Why developers hold the key to cloud security
In the days of on-prem data centers and early cloud adoption, the roles of application developers, infrastructure operations, and security were largely siloed. In the cloud, this division of labor increases the time-to-market for innovation, reduces productivity, and invites unnecessary risk.
The security disruption from data center to cloud
In a data center environment, developers build software applications, IT teams build the infrastructure to run those applications, and security teams ensure that applications and infrastructure are secure. Developers must build software within the constraints of the underlying infrastructure and operating systems, and security processes dictate how fast everyone can go. When security discovers a vulnerability in production, the remediation process typically involves all stakeholders — and considerable rework.
By freeing teams of the physical constraints of the data center, the cloud is causing the biggest shift that’s happened to the IT industry in decades. But it’s taken years for organizations to start unlocking the true potential of the cloud as a platform for building and running applications, as opposed to using it as a platform for hosting third-party applications or those migrated from a data center. When the cloud is used simply as a “remote data center,” the classic division of labor is carried over, and much of the potential of the cloud goes unrealized.
The shift to using the cloud as a platform for building and running applications is disrupting security in profound ways. From the perspective of the cloud customer, platforms like Amazon Web Services (AWS), Microsoft Azure, and Google Cloud are 100% software, and developers are now programming the creation and management of their cloud infrastructure as an integral part of their applications. That means developers are designing their cloud architecture and setting security-critical configurations — and then changing them constantly.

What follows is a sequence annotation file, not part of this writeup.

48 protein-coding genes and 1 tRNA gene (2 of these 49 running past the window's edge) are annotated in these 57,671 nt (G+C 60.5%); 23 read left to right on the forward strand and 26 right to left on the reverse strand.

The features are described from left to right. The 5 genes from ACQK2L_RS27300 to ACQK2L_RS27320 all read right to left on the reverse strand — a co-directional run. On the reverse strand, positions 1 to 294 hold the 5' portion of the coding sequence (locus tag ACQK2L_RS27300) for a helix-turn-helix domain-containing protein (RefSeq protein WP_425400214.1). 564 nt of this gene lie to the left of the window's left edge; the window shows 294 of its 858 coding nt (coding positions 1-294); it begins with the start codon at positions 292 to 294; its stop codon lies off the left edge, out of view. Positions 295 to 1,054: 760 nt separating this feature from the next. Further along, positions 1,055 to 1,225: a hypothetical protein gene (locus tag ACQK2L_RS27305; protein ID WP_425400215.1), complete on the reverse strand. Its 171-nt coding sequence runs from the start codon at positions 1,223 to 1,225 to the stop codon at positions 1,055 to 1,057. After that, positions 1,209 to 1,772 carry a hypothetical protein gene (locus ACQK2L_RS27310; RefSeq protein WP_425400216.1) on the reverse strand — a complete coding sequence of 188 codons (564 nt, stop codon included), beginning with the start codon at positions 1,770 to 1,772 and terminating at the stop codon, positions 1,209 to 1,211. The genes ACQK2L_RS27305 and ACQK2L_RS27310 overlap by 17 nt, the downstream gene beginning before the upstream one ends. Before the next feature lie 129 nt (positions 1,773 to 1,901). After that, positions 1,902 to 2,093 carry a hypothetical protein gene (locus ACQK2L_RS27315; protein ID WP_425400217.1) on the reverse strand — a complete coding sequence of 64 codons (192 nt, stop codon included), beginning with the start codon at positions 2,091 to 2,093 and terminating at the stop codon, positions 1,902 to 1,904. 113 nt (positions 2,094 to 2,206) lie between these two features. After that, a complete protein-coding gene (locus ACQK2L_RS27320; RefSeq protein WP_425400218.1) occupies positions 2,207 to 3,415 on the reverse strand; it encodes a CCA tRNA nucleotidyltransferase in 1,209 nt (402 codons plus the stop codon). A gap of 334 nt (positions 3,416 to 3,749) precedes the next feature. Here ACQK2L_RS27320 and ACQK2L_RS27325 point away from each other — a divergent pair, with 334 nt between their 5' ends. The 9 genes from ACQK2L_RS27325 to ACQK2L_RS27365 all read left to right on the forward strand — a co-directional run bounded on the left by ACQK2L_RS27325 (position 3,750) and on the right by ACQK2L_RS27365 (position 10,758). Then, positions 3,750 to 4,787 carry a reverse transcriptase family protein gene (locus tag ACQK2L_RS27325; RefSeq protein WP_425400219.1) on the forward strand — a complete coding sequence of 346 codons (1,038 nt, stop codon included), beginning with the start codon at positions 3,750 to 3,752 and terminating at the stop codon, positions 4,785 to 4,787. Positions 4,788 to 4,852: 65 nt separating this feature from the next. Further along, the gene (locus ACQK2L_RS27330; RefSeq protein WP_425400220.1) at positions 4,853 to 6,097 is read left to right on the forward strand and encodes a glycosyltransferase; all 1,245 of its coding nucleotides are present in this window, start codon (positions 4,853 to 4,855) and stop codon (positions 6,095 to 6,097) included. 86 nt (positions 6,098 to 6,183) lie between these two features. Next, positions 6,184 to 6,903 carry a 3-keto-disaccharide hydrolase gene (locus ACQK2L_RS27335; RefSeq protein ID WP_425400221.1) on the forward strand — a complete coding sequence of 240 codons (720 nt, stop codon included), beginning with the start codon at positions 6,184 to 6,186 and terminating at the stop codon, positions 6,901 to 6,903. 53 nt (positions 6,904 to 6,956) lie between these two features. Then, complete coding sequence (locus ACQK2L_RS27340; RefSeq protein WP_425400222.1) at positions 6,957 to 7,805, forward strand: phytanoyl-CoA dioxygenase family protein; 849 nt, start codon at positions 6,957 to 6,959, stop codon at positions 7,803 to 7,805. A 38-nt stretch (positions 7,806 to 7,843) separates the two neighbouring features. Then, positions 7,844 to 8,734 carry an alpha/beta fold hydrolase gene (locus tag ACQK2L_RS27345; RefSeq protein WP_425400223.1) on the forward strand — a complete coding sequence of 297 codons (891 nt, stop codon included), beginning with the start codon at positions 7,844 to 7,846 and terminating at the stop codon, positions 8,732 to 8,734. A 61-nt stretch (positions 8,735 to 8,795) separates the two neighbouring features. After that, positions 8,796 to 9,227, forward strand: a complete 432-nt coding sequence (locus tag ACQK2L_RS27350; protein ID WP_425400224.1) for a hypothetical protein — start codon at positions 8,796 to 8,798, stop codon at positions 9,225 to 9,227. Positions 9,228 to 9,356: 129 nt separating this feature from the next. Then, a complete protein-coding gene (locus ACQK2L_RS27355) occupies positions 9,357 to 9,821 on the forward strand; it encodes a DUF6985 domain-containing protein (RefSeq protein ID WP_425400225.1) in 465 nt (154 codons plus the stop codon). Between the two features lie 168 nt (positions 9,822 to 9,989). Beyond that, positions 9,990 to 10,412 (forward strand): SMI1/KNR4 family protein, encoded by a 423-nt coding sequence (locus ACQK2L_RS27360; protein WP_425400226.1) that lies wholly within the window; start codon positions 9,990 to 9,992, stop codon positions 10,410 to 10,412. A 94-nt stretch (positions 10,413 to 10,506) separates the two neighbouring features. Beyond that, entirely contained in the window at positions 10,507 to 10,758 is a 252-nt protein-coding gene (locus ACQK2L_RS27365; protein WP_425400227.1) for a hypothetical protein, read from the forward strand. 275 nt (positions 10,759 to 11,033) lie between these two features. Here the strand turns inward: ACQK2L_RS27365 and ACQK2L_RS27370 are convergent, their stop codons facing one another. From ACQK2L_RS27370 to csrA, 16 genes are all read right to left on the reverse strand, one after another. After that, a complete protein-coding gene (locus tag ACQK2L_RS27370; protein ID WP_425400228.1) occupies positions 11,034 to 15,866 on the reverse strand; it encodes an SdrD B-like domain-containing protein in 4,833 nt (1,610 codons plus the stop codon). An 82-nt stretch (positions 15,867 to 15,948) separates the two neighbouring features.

This creates a massive opportunity for organizations operating in highly competitive industries, because application and cloud teams can innovate much faster than they could in a data center. But it presents a serious challenge for those teams that need to ensure the security of increasingly complex and highly dynamic cloud environments.
Empowering developers must be a top priority
The only effective way to approach cloud security today is by empowering the developers building and operating in the cloud with tools that help them proceed securely. Failing to do so makes security the rate-limiting factor for how fast teams can go in the cloud and how successful digital transformation can be.
In order to understand how to empower developers on cloud security, we need to define what we mean by developer. It’s a broad term that covers several different roles, including:
- Application developers who are building in the cloud and leveraging native cloud services as integral components of the application. In this model, the boundary between application and infrastructure is arbitrary and blurring, if not disappearing altogether.
- Cloud engineers (i.e., DevOps) who are using infrastructure as code (IaC) to program the configuration, deployment and management of cloud infrastructure environments and deliver that infrastructure to application developers.